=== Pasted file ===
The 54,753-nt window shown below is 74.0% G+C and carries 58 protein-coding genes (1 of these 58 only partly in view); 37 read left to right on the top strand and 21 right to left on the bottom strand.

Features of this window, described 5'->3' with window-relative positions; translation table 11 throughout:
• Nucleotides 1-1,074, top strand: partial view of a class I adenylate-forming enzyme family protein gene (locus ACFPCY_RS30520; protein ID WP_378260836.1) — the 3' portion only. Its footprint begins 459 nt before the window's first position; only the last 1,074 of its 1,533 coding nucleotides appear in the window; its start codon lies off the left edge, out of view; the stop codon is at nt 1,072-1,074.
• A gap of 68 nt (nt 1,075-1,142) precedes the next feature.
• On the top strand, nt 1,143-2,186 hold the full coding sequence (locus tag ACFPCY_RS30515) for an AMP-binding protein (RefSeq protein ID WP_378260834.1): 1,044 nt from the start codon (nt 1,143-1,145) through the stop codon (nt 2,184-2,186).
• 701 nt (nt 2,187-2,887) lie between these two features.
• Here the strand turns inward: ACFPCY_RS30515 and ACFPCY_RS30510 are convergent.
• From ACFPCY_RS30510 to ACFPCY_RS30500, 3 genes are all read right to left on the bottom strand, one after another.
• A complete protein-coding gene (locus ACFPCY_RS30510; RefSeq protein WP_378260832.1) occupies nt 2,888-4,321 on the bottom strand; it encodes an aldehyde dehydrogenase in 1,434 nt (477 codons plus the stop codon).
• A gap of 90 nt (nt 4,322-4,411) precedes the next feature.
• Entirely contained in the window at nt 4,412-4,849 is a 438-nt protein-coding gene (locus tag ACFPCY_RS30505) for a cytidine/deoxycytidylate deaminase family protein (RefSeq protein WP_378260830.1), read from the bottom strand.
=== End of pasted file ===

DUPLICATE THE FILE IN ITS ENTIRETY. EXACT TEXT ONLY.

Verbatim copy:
The 54,753-nt window shown below is 74.0% G+C and carries 58 protein-coding genes (1 of these 58 only partly in view); 37 read left to right on the top strand and 21 right to left on the bottom strand.

Features of this window, described 5'->3' with window-relative positions; translation table 11 throughout:
• Nucleotides 1-1,074, top strand: partial view of a class I adenylate-forming enzyme family protein gene (locus ACFPCY_RS30520; protein ID WP_378260836.1) — the 3' portion only. Its footprint begins 459 nt before the window's first position; only the last 1,074 of its 1,533 coding nucleotides appear in the window; its start codon lies off the left edge, out of view; the stop codon is at nt 1,072-1,074.
• A gap of 68 nt (nt 1,075-1,142) precedes the next feature.
• On the top strand, nt 1,143-2,186 hold the full coding sequence (locus tag ACFPCY_RS30515) for an AMP-binding protein (RefSeq protein ID WP_378260834.1): 1,044 nt from the start codon (nt 1,143-1,145) through the stop codon (nt 2,184-2,186).
• 701 nt (nt 2,187-2,887) lie between these two features.
• Here the strand turns inward: ACFPCY_RS30515 and ACFPCY_RS30510 are convergent.
• From ACFPCY_RS30510 to ACFPCY_RS30500, 3 genes are all read right to left on the bottom strand, one after another.
• A complete protein-coding gene (locus ACFPCY_RS30510; RefSeq protein WP_378260832.1) occupies nt 2,888-4,321 on the bottom strand; it encodes an aldehyde dehydrogenase in 1,434 nt (477 codons plus the stop codon).
• A gap of 90 nt (nt 4,322-4,411) precedes the next feature.
• Entirely contained in the window at nt 4,412-4,849 is a 438-nt protein-coding gene (locus tag ACFPCY_RS30505) for a cytidine/deoxycytidylate deaminase family protein (RefSeq protein WP_378260830.1), read from the bottom strand.